INTERVIEW: U.S. CFTC official warns of 'cliff edge' effect in 'no-deal' Brexit; encouraged by clearing deal

NEW YORK(Thomson Reuters Regulatory Intelligence) - The lack of a negotiated exit of the UK from the European Union could lead to a so-called “cliff edge” effect in over-the-counter (OTC) derivatives markets, given the legal uncertainty that would emerge over contractual obligations between counterparties, a regulator warned. Meanwhile, recent steps taken by European authorities to ensure continuity in cleared transactions was a positive sign, Eric Pan, director of international affairs at the Commodity Futures Trading Commission (CFTC), told Thomson Reuters Regulatory Intelligence.

Eric Pan, CFTC Director of International Affairs.

Expressing concern over the increased risk that UK would leave the EU on schedule March 29 without a negotiated transition, Pan said: “A ‘no-deal’ Brexit creates issues both in the short-term and long-term. . . In the short-term, in the absence of any transition relief, things that firms can do legally today may not be possible immediately upon Brexit — the so-called cliff effect.”

The lack of regulatory transition relief could “lead to market disruption when firms suddenly exit positions or cancel obligations due to legal uncertainty”, Pan said.

The prospect of ‘no-deal’ Brexit has increased in recent weeks, as UK prime minister Theresa May struggles to accommodate members of her ruling Conservative party who have rejected the terms of the UK’s withdrawal agreement with the EU in a parliamentary vote. May is seeking to renegotiate certain parts of the pact; however, EU leaders have shown little willingness to revise the agreement. If UK lawmakers cannot reach a compromise, the UK leaves the bloc by automatic operation of law on March 29.

Donald Tusk, president of the European Council, said last week there is a "special place in hell" for those who advocated Brexit without knowing how to deliver it{here}.

Among the longer-term consequences, Pan said a no-deal Brexit may lead to fragmented markets by “effectively creat[ing] a separate market where firms will do one set of transactions in Europe to continue to service the EU market, and then a separate market in the UK. Market fragmentation creates a whole range of issues.”


The biggest worry for OTC derivatives, said Pan, was the legal uncertainty of existing contracts and how market participants would react with the lack of clear, regulatory guidance from EU member states.

“Contract continuity remains a concern. There have been some steps taken by European authorities to mitigate the contract continuity problem, but there still needs to be a comprehensive solution clearly communicated to market participants,” Pan said.

The CFTC official pointed to Germany as the sole EU member state which has provided comprehensive transition relief. “The German approach, if it was used by other European member states, would go a long way to resolve relevant contract continuity issues,” Pan said.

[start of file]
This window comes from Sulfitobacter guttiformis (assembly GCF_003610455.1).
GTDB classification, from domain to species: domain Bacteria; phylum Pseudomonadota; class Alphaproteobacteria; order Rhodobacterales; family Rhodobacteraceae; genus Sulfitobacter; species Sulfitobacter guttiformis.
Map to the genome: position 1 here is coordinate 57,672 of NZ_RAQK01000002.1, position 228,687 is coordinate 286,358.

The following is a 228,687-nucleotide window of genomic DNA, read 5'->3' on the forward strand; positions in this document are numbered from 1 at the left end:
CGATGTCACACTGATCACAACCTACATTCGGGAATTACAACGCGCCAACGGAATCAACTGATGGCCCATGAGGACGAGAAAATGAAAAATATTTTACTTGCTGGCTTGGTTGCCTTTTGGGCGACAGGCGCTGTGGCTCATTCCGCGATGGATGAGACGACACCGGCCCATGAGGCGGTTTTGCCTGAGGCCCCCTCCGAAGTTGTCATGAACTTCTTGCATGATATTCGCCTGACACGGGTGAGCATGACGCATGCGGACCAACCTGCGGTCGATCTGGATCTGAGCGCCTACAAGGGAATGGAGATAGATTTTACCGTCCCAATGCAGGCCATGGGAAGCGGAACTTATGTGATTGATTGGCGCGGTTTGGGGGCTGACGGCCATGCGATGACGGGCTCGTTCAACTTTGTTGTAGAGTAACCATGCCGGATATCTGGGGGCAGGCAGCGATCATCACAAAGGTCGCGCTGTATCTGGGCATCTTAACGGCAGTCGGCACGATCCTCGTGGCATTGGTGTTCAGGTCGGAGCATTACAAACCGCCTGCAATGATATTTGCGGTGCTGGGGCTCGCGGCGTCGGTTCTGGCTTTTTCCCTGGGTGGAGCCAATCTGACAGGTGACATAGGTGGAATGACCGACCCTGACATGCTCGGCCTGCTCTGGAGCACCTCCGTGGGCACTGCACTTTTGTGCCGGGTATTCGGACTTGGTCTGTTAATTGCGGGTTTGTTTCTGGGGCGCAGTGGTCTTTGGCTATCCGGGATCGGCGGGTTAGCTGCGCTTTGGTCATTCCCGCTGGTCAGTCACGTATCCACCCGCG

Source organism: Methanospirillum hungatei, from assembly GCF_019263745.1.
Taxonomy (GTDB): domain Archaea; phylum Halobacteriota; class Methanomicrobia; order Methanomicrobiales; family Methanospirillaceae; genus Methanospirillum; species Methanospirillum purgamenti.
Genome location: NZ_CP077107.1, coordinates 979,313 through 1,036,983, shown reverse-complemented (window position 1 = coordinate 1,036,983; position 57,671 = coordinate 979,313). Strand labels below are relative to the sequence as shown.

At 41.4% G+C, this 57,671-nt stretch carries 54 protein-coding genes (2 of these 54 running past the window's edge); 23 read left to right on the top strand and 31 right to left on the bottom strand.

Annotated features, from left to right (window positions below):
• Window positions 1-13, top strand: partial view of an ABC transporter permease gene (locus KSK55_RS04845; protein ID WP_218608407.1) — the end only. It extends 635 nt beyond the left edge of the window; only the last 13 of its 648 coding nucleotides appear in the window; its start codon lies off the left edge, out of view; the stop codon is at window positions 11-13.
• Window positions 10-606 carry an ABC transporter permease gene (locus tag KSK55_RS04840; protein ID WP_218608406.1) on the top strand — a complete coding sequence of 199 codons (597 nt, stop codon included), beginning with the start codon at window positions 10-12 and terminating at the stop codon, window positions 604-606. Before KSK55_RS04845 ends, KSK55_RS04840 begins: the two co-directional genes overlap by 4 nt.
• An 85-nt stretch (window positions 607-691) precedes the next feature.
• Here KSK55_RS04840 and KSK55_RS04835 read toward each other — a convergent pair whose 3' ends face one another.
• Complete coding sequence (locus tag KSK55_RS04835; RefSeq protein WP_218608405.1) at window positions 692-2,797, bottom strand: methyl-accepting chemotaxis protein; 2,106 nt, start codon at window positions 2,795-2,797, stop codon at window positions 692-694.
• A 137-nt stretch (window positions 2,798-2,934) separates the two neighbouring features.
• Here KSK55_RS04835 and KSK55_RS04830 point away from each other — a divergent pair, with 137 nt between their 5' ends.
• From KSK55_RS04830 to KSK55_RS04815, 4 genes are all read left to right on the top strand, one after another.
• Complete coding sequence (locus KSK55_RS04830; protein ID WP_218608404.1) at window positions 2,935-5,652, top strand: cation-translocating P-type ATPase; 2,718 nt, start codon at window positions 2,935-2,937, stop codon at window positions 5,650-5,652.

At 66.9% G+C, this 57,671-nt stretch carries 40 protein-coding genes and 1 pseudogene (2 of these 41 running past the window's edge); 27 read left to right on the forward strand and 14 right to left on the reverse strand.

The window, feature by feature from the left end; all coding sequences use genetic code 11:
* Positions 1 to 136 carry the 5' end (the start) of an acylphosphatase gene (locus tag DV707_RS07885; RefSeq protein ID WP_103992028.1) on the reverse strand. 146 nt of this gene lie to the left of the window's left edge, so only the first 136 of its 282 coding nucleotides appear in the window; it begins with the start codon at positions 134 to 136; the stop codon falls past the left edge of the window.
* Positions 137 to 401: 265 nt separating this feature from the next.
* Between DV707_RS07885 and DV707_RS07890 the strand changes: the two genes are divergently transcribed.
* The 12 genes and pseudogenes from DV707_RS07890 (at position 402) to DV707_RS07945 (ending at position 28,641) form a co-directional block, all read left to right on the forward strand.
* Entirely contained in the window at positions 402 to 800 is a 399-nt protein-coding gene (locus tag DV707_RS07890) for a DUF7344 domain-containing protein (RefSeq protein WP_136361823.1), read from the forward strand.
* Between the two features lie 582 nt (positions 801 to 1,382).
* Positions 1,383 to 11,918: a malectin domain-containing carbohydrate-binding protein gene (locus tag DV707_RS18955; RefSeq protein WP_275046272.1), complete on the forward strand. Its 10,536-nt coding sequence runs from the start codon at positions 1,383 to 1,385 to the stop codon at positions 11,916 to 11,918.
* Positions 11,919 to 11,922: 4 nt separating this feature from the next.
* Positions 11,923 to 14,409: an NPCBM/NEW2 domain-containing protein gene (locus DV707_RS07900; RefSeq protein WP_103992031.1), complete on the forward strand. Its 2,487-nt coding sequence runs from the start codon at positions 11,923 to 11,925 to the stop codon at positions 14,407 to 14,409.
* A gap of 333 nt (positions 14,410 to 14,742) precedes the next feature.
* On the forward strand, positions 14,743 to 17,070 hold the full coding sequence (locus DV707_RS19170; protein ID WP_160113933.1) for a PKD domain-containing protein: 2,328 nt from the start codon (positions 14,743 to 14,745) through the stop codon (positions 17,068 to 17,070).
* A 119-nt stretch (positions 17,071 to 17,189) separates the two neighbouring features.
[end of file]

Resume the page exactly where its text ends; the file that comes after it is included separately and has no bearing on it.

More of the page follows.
Germany has taken legal steps to give its financial regulator, BaFin, the power to provide relief until the end of 2020 on all contractual “life cycle” events. Pan said the German approach was a positive development because lifecycle events typically trigger contract continuity questions. By providing relief until 2020, market participants should have sufficient time to work out the legal uncertainties created by a ‘no-deal’ Brexit.

Pan acknowledged that the political dynamics between the UK and EU may explain why there has been insufficient regulatory relief offered by EU member states, but said regulatory authorities had a responsibility to provide certain assurances in the event of a ‘no-deal’ divorce.

“I think from a public authority standpoint, we obviously want market participants to take measures and plan ahead for the prospect of a ‘no-deal’ Brexit. But we also have to be realistic about what we are asking them to do and be prepared to provide assistance to avoid unnecessary disruption of the markets,” Pan said.

“We can’t just wash our hands and say it’s the market’s responsibility and that we don’t need to do anything. We should be prepared to meet them half way and provide some transition relief when warranted,” he added.


Pan said the memorandum of understanding{here} between the Bank of England and the European Securities and Markets Authority (ESMA) announced last week regarding cross-border cooperation and information-sharing between regulators for central counterparties and central securities depositories was a positive development.

The agreement demonstrated that both sides will work together to avoid financial market disruption involving clearing houses such as LCH in London if there is a ‘no-deal’ Brexit.

“This shows there is a concrete step to getting recognition done, and it will increase confidence that LCH and other UK CCPs will continue to be able to serve European clients after Brexit,” Pan said.

(Henry Engler is a North American Regulatory Intelligence Editor for Thomson Reuters Regulatory Intelligence. Email Henry at

This article was produced by Thomson Reuters Regulatory Intelligence - - and initially posted on Feb. 7. Regulatory Intelligence provides a single source for regulatory news, analysis, rules and developments, with global coverage of more than 400 regulators and exchanges. Follow Regulatory Intelligence compliance news on Twitter: @thomsonreuters